TAITMAIL Slaving for a living

Artists and writers such as Yinka Shonibare, Ben Okri and Anish Kapoor, and museum curators like Hartwig Fischer at the British Museum, have called for a national museum devoted to, they say, the “transatlantic slave trade and its racist legacy”. But is that what they really want, and is racism slavery's legacy?


Last year the Mayor of London, Sadiq Khan, called for a museum of slavery to be set in the capital which got little support, but the latest demand following the murder of George Floyd in America and the violent Black Lives Matter protests here is getting more interest. There’s a confluence between the apparent attitude of the US police to black people and the UK whose historical inhumanity was responsible for them being there in the first place.
 
What they seem to be calling for, then, is not so much a museum as a memorial, a mea culpa, a self-flagellation post for a nation to make hindsight amends for what it sees as Britain’s holocaust. Make no mistake, we’re right to be thoroughly ashamed of Britain’s part in the trade in which 12 million Africans were taken (with the connivance of other Africans) from their homes, in unspeakable circumstances, to the Americas and put to work initially for the benefit of the British economy. And we already have a museum that tells that story: in Liverpool, one of the three key slave trade ports, the International Slavery Museum opened in its first manifestation in 1980 and was expanded in 2007 to mark the 200thanniversary of the abolition of the slave trade. It’s a good museum which at its conclusion attempts to deal with the racism that it associates with the slave trade. It does not associate slavery with imperialism, which much of the BLM campaign does.
 
But if we're going to get museological about slavery it has to be done with, as Sir Neil Cossons says, the utmost curatorial finesse, balanced scholarship and sensitivity. It has to look back beyond the triangle trade invented by the Armada hero John Hawkins - knighted for gallantry (though the square named after him in his hometown of Plymouth is to be renamed) - to the long dependence of society on slavery from at least Classical times and forward to its modern manifestations. Bristol was trading in Irish and English slaves in the 11th century, and ongoing research by Dr Judith Spicksley of Hull University shows that serfdom, slavery by another name, survived in medieval England through to the 17th century.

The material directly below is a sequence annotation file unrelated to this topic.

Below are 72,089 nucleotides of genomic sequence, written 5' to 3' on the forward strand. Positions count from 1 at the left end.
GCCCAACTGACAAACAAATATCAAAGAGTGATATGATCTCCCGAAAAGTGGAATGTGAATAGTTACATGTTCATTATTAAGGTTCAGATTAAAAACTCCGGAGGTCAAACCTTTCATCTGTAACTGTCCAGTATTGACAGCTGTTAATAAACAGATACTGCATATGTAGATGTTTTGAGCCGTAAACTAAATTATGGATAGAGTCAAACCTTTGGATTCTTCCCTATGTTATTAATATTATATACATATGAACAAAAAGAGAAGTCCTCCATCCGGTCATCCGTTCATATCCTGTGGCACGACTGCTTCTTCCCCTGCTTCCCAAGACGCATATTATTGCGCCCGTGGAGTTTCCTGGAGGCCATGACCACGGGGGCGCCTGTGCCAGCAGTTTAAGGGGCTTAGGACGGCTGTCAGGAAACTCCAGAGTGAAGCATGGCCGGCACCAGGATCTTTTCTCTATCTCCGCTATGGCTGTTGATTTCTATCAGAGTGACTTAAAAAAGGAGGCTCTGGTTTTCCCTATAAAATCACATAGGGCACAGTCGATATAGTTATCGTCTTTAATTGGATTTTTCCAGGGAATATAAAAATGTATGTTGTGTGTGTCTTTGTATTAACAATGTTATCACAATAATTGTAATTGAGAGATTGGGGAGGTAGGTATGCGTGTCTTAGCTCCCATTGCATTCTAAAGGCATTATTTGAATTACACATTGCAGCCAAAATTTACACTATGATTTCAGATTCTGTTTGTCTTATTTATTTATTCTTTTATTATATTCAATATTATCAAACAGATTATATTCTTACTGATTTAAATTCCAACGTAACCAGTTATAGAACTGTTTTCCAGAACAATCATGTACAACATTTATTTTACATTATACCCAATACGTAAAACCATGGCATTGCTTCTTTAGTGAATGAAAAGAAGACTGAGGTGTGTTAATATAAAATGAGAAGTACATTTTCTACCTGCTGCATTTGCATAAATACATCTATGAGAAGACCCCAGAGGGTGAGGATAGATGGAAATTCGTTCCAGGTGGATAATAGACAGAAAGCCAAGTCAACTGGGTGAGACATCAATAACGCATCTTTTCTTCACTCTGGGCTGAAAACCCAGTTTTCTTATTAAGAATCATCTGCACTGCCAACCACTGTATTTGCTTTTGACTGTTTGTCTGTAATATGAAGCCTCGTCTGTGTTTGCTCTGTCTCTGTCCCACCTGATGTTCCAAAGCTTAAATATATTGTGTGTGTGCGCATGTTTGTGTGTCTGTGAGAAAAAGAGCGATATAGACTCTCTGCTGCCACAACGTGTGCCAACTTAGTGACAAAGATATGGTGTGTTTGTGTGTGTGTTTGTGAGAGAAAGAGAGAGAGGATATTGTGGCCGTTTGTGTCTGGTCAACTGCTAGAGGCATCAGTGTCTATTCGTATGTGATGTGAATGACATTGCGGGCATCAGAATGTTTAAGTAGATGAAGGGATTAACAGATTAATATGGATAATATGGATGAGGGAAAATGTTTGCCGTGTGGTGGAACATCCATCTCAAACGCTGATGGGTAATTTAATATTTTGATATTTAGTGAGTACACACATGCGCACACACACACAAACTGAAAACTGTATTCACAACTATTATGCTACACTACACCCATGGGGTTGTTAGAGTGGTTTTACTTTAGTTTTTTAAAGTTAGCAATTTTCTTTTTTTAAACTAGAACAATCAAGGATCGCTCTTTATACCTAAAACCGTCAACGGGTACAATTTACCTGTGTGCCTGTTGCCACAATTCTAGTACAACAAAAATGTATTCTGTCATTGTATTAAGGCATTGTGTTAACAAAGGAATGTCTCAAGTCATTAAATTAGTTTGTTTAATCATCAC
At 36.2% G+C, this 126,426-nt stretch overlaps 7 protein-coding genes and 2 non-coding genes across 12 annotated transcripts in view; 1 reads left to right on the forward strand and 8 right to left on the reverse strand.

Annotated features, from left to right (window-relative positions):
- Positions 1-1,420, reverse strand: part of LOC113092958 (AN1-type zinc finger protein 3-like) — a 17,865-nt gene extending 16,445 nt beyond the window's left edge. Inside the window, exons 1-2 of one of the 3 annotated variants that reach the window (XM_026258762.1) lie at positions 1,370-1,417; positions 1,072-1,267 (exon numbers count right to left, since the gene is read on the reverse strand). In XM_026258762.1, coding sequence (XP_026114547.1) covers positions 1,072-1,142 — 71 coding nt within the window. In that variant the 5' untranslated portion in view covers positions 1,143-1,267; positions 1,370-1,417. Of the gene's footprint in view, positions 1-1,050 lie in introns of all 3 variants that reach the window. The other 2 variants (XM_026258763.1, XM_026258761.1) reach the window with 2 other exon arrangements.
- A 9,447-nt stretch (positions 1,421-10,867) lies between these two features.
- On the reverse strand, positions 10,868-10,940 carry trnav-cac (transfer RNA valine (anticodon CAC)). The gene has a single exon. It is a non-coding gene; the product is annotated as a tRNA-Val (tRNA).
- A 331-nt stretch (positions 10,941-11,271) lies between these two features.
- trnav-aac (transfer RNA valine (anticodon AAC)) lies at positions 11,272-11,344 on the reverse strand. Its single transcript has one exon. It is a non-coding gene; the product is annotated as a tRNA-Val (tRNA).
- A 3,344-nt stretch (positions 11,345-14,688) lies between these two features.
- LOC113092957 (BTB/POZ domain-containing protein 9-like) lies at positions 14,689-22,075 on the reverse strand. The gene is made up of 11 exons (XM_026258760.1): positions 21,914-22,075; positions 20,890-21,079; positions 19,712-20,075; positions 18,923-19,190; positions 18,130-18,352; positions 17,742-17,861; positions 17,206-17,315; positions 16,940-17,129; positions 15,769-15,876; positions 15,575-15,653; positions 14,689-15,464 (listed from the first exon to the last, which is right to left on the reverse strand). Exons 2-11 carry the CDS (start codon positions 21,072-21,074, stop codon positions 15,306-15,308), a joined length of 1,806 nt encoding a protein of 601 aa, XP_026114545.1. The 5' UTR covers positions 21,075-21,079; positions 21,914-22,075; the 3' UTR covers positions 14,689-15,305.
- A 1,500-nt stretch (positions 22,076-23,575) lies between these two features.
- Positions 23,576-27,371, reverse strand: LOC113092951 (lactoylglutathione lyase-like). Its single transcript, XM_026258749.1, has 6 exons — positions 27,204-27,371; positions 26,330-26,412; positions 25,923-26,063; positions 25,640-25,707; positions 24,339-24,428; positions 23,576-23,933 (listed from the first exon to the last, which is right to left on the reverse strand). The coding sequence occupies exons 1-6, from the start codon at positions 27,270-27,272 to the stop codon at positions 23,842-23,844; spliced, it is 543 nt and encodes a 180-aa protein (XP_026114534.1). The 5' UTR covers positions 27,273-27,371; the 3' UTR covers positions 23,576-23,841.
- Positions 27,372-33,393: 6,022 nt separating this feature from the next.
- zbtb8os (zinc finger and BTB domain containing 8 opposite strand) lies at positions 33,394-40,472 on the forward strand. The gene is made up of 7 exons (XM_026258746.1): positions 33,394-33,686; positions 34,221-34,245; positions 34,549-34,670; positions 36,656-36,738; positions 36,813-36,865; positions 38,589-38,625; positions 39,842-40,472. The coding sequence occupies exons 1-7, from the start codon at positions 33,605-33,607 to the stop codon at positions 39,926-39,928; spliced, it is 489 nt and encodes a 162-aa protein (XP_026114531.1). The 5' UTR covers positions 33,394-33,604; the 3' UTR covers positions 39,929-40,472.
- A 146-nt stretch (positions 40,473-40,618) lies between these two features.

Cossons, former director of the National Maritime Museum and the Science Museum, was chair of the short-lived and not uncontroversial British Empire and Commonwealth Museum which attempted to present British colonialism in all its fault and fortune and opened in part of Brunel’s Grade I listed Temple Meads station in Bristol in 2002. It closed six years later, ostensibly because the credit crunch prevented an intended move to London, but for Cossons the cause of death was funding starvation not helped by a name that was open to interpretation putting off potential donors and visitors. But it was a pragmatic essay, and its collections and archive - including half a million photographs and 2,000 films - were consigned to Bristol Museums and Bristol Archives where they remain. 

Its single triumph was Breaking the Chains, an 18-month-long exhibition that also opened in 2007, partly funded by the lottery and mostly furnished by object loans. It examined the historical context of the trade, the destructive effect it had on relations between Europe and Africa, how the attitude towards black slaves influenced colonial mind-sets and - importantly - confronting “the horrors of contemporary global slavery”.

In the mid-1700s Bristol was our most important slave trading port, responsible for transporting half a million Africans to America between 1798 and 1807. That ghastly accolade was suddenly re-evoked when the statue to one the city’s biggest 18th century slave traders - put up by the Victorians to acknowledge his philanthropy - was hauled down and pitched into the harbour where the slave ships had once been moored.
 
A museum that looks dispassionately at the history of slavery and the reasons for it as well as the consequences, and that does not duplicate Liverpool’s didactic, would be a valuable contribution to public understanding (though Cossons warns that its credentials will be devalued unless it keeps scrupulously clear of politics), and Bristol being the international trade centre it was and the cultural hub it has become would be the perfect place. 

The Temple Meads space vacated by the Empire and Commonwealth Museum is now “an event venue, office and coworking space with a difference” called Engine Shed. It belongs to the city council and is mostly used by Bristol University, so with a will and some governmental conscience money it could become home to a means of lifting this most vital (next to climate change) debate from defacing statues and diversifying football management to a truthful grasp of how we got here.
 
We must not rewrite history. We must get it right, though, and then we might be able to see if slavery really did lead to racism.

 

 

 

 

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